The Gas Station Theatre is aptly named. Redeveloped into an arts centre in 1983, the Gas Station Theatre operates out of the former Imperial Oil Service Station. The Imperial Oil Service Station opened here in 1914, at a time when cars were still relatively new to Winnipeg. It offered little more than a pump and cans of gas. By the 1930s, cars had grown in popularity and affordability and the Imperial Service Station expanded.
The expansion was sizable, taking up 82 by 76 feet and requiring four driveways. Imperial Oil designed a stylish reinforced concrete garage in the Spanish Mission style, with coloured stucco and trim of brick and tile.
The building we see today opened in 1966, as Imperial Oil expanded yet again. This time, the small gas station and garage was transformed into an “Imperial Centre.” The building included multiple service bays, an Esso gas station, and a retail store. Like many Imperial Oil stations, the building was squat and rectangular with large windows and garage-door entrances to the service shop. In the early days of the shop's operation, it likely would have been white with red accents.
In 1979, Imperial Oil vacated the building after more than sixty years on this site. Self serve stations were increasingly popular and business was sought elsewhere. Luckily for the building, the 1981 Core Area Initiative selected the abandoned gas station as an ideal target for redevelopment.
All three levels of government provided funding to the Riverborne Development Association to purchase the gas station, at a cost of $445,000. Redevelopment work began in August 1982, based on designs by architect Les Stechesen. Within eight months the newly renovated Gas Station Theatre and Osborne Village Community Centre opened. The 232 seat theatre opened with a production of Sandista, produced by the Ottawa-based Great Canadian Theatre Company.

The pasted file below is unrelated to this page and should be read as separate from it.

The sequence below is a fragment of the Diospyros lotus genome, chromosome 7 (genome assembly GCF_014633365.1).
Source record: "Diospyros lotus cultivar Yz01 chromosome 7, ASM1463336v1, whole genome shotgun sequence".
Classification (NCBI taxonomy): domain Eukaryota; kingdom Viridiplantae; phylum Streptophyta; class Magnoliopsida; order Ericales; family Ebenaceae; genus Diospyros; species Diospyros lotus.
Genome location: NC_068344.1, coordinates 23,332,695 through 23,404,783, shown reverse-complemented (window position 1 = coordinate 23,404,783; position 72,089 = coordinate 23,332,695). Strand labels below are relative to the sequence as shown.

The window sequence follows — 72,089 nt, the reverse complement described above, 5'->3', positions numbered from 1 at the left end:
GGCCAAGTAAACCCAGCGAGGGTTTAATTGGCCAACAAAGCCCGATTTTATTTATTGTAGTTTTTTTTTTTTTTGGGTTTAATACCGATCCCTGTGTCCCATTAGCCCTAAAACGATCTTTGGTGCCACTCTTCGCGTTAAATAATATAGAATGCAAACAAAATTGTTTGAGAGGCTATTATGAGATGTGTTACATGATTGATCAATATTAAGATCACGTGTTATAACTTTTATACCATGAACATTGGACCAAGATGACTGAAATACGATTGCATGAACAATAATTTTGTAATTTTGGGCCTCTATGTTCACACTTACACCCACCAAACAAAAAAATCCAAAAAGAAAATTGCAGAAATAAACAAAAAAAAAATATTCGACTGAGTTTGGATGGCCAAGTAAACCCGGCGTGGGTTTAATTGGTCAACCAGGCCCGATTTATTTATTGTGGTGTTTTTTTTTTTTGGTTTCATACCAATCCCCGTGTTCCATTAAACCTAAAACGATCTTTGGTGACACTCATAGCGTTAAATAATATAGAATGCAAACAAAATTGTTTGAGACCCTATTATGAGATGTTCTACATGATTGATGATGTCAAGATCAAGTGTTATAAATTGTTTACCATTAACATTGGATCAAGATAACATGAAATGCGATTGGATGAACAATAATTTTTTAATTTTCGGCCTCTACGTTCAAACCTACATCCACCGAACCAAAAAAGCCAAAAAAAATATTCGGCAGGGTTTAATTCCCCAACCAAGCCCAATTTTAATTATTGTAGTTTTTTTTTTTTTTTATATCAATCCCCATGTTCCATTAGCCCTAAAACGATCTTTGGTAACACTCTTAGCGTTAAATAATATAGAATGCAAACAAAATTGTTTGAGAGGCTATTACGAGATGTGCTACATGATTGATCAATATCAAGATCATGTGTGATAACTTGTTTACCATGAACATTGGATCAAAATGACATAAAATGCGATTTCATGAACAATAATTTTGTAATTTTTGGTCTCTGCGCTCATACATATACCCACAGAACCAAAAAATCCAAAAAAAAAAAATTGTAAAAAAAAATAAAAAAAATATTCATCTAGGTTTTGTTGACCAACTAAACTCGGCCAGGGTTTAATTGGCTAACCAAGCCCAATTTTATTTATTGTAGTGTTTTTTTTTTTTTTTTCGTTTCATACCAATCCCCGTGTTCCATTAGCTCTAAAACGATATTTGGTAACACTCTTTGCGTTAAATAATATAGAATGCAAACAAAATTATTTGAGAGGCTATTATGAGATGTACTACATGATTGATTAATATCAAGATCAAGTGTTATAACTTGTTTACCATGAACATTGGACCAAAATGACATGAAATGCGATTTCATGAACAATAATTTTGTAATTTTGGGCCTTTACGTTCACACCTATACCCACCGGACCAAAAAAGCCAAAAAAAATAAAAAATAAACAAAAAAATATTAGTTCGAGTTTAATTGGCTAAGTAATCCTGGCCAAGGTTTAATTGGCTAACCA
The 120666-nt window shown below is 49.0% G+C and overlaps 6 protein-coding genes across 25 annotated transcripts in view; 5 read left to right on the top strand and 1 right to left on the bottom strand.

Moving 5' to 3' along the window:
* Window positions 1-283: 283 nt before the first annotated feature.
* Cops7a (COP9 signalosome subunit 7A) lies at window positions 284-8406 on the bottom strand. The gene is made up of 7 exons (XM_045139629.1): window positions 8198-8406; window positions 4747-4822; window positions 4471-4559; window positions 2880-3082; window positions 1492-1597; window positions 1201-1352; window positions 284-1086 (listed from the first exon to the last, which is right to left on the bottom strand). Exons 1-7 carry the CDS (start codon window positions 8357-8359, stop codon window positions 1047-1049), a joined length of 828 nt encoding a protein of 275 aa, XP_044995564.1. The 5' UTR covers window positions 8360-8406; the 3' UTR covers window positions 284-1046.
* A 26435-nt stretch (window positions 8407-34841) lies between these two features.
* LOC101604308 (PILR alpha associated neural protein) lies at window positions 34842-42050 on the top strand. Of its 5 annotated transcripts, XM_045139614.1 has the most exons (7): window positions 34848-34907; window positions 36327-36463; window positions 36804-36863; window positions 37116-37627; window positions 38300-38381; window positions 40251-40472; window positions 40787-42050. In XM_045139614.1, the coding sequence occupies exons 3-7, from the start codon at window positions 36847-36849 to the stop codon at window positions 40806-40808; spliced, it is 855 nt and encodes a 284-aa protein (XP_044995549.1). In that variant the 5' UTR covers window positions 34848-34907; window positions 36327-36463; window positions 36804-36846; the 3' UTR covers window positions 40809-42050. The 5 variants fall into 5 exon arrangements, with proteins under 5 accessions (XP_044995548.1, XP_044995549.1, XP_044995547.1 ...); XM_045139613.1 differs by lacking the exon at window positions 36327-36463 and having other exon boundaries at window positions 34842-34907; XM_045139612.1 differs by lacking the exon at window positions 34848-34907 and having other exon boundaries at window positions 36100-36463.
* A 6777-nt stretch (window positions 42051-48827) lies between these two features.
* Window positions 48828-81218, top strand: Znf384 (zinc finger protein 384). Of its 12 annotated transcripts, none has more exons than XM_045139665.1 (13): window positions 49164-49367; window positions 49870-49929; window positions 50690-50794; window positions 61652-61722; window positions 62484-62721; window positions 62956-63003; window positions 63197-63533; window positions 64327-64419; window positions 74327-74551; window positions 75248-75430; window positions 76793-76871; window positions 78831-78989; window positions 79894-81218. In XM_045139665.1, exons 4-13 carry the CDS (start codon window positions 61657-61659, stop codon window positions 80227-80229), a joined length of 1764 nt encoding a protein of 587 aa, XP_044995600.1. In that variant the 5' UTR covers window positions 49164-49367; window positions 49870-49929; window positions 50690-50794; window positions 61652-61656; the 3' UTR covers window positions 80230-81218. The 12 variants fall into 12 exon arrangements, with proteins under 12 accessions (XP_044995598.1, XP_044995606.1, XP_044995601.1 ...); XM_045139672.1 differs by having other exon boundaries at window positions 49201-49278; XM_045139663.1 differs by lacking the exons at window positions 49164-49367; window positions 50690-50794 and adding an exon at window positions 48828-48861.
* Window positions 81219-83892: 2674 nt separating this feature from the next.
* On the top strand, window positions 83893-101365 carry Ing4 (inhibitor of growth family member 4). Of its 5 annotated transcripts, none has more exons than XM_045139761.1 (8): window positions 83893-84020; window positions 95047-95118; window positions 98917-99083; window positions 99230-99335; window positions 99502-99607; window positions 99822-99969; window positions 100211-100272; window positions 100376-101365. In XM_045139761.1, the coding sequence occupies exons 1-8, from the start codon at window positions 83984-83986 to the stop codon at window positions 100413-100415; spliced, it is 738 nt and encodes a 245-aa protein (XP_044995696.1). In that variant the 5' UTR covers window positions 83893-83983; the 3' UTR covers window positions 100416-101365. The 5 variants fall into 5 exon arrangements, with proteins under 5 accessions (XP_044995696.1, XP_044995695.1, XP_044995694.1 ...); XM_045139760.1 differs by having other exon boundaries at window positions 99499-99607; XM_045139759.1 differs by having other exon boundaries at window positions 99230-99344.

Today, the building is home to a bustling arts centre that works with the University of Winnipeg, Winnipeg Comedy Festival, and Winnipeg Fringe Festival. The bold white-and-red gas station paint is long gone, replaced by a vibrant mural depicting Winnipeg artists. Artist Sarah Collard included a small piece of the building’s history in her design: on the far right side of the mural, behind the window, is an Esso sign.
- Original building designed in Spanish Mission style, featuring coloured stucco with brick and tile trim, and had service bays, driveways, and gas pumps to accommodate Imperial Oil services
- Mural by Sarah Collard, 2013
- Susan Algie and James Wagner. Osborne Village: An Architectural Tour. Winnipeg Architecture Foundation, 2022